{poem}.py : a critique of linguistic capitalism

How much does poetry cost? What is the worth of language in a digital age? Is quality measured on literary value or exchange value, the beauty of hand-crafted, hard-wrung words, or how many click-throughs those (key)words can attract and how much money they earn the company who sells them? But haven’t words always been sold? As soon as they became written down, moveable and transferable … Continue reading {poem}.py : a critique of linguistic capitalism

Feminist perspectives on global politics, in poems

Originally posted on feminist academic collective:
Tiina Vaittinen & Saara Särmä We have just finished teaching a course on feminist perspectives on global politics at the University of Tampere, with an international group of students with different disciplinary backgrounds. During the course, we introduced the students to a wide range of readings on feminist IR, and towards the end of the course Saara gave them a creative… Continue reading Feminist perspectives on global politics, in poems

Geopolitical Algorithms: you say Palestine, Google says Israel

If any more evidence be needed of the (geo)political agency of Google’s algorithms, then this – currently ongoing – incident is fairly definitive. A couple of days ago, Kristin Szremski, a reporter and advocate for justice in Palestine, noticed that the names she had given to photo albums she had uploaded to Google+ had been changed without her knowledge or consent. Notwithstanding the privacy implications … Continue reading Geopolitical Algorithms: you say Palestine, Google says Israel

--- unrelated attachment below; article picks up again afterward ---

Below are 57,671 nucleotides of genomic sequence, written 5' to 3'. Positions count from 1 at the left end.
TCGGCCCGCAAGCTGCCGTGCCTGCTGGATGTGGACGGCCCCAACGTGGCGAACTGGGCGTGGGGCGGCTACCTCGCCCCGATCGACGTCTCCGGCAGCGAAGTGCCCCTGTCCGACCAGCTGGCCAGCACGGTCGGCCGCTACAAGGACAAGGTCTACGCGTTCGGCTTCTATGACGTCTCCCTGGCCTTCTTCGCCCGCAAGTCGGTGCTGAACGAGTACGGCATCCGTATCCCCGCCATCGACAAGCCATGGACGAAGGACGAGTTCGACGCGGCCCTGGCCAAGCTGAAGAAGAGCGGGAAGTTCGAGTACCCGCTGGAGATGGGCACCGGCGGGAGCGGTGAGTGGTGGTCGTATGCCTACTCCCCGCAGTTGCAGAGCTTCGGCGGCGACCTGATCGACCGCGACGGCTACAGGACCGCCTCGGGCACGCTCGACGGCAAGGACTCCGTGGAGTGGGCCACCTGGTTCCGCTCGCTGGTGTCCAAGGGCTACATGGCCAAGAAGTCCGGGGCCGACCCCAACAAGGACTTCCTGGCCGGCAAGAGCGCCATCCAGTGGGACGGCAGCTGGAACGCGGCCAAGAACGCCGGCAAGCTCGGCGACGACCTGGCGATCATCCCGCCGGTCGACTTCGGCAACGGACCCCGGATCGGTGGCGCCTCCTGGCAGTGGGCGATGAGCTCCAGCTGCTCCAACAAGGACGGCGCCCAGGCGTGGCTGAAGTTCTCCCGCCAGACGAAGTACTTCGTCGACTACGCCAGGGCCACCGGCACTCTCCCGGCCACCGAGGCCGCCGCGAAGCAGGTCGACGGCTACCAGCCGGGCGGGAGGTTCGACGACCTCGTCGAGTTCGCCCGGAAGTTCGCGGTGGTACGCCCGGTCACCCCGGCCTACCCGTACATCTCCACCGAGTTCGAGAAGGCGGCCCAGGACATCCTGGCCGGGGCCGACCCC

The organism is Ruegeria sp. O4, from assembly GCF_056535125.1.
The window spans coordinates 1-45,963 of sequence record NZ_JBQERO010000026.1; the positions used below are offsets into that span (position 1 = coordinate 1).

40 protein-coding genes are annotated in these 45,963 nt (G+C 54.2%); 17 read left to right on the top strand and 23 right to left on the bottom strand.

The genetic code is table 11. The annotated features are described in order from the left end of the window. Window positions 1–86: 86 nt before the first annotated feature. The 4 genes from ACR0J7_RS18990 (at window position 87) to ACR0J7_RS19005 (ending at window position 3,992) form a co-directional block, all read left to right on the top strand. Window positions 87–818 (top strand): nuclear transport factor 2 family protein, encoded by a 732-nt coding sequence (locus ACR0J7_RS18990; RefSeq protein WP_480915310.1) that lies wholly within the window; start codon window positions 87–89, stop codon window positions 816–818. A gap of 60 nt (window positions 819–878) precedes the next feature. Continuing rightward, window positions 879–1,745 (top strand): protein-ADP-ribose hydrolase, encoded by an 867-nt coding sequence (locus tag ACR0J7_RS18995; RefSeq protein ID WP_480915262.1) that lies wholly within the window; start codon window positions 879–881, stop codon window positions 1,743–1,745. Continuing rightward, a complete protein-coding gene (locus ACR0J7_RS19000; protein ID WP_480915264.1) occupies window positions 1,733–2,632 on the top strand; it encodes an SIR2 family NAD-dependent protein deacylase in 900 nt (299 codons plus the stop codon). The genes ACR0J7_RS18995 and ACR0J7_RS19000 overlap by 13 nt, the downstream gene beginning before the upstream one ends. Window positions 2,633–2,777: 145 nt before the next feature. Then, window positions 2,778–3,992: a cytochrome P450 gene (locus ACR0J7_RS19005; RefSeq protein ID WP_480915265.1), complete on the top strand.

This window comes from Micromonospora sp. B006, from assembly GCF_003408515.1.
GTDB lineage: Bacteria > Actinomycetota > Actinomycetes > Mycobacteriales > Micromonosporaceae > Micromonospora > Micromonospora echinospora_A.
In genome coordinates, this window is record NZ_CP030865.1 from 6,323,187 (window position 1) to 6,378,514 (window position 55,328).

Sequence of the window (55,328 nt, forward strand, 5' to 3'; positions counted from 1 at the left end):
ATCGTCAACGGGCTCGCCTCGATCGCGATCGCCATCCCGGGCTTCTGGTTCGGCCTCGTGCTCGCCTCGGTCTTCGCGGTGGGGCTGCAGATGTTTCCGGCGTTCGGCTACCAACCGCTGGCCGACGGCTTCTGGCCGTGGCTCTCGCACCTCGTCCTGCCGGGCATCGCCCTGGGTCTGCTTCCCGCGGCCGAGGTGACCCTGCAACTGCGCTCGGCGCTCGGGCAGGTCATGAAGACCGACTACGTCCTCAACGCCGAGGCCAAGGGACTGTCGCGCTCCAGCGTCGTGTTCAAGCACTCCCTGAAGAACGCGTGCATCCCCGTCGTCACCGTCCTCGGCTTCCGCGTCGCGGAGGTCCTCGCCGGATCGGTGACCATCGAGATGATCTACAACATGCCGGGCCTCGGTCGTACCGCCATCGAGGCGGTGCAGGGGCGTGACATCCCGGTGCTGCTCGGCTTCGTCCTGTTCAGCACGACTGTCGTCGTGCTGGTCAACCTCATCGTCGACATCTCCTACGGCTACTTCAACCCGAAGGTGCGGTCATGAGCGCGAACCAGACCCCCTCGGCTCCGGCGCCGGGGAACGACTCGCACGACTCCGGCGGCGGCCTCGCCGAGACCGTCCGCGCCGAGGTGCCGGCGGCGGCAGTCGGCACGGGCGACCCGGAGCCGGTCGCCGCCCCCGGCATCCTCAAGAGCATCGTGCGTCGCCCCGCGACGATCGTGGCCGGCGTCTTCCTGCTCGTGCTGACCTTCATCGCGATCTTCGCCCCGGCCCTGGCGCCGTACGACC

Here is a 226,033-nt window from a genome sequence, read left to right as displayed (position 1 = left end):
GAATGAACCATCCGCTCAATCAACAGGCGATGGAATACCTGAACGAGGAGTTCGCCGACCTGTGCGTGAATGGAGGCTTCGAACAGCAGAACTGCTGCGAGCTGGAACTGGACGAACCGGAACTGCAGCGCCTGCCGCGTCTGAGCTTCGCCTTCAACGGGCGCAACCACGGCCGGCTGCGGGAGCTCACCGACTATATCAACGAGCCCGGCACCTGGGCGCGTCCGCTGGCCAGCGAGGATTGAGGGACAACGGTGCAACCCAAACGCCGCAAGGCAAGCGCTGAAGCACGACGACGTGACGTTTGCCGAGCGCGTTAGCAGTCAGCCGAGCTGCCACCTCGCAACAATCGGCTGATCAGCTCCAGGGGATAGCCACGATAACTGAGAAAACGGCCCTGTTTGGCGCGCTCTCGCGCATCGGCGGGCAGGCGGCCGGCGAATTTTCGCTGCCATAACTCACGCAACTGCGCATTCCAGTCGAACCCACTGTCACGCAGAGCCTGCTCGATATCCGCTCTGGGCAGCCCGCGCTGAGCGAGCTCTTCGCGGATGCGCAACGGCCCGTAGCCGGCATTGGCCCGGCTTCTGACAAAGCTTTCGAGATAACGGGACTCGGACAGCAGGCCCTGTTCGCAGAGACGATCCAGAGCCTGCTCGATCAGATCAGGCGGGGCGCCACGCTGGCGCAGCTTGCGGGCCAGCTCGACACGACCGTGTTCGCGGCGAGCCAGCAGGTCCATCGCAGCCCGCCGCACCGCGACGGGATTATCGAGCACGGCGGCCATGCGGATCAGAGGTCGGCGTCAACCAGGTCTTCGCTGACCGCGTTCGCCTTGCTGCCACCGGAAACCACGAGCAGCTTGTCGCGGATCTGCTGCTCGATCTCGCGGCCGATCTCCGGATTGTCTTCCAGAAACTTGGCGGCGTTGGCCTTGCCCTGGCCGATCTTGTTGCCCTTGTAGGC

The Monster that ‘Google’ Created: some thoughts on EX MACHINA (2015)

Earlier this week I curated and co-hosted Passengerfilms’ latest event in London (quite aptly within a stone’s throw of Silicon Roundabout). Called BEING HUMAN // HUMAN BEING, the event featured a screening and discussion of Alex Garland’s 2015 film Ex Machina. The fact that we sold out before we even started advertising I think goes to show not only what an awesome panel we had … Continue reading The Monster that ‘Google’ Created: some thoughts on EX MACHINA (2015)

Language Matters: ‘rabid feminism’ & the Oxford Dictionary

The work I have been doing around language in a digital age has mostly involved the algorithmic reproduction of language through search engines such as Google. However, I have just come across an interesting (and very heated) debate taking place on Twitter involving Oxford Dictionaries Online, the digital version of the Oxford Dictionary of English which (amongst other things) supplies Apple products with their built-in … Continue reading Language Matters: ‘rabid feminism’ & the Oxford Dictionary

Questioning the Digital @ The London Conference in Critical Thought 2015

Last week saw the 2015 London Conference in Critical Thought take place at UCL. It was the first LCCT I have been to, and also my first time convening a panel at a conference. Nat O’Grady (Southampton) and I had put together a stream on ‘Questioning the Digital’, a phrase lifted from David Berry’s Critical Theory and the Digital (2014). We had a massive response … Continue reading Questioning the Digital @ The London Conference in Critical Thought 2015

Thinking with Algorithms

Back in February 2015 I was lucky enough to present a paper at a workshop in Durham organised by Louise Amoore and Volha Piotukh from the Durham University Geography Department. Thinking with Algorithms: Cognition and Computation in the work of N. Katherine Hayles (which featured Hayles as a guest and keynote speaker), was an incredibly useful forum in which to present the first conference draft … Continue reading Thinking with Algorithms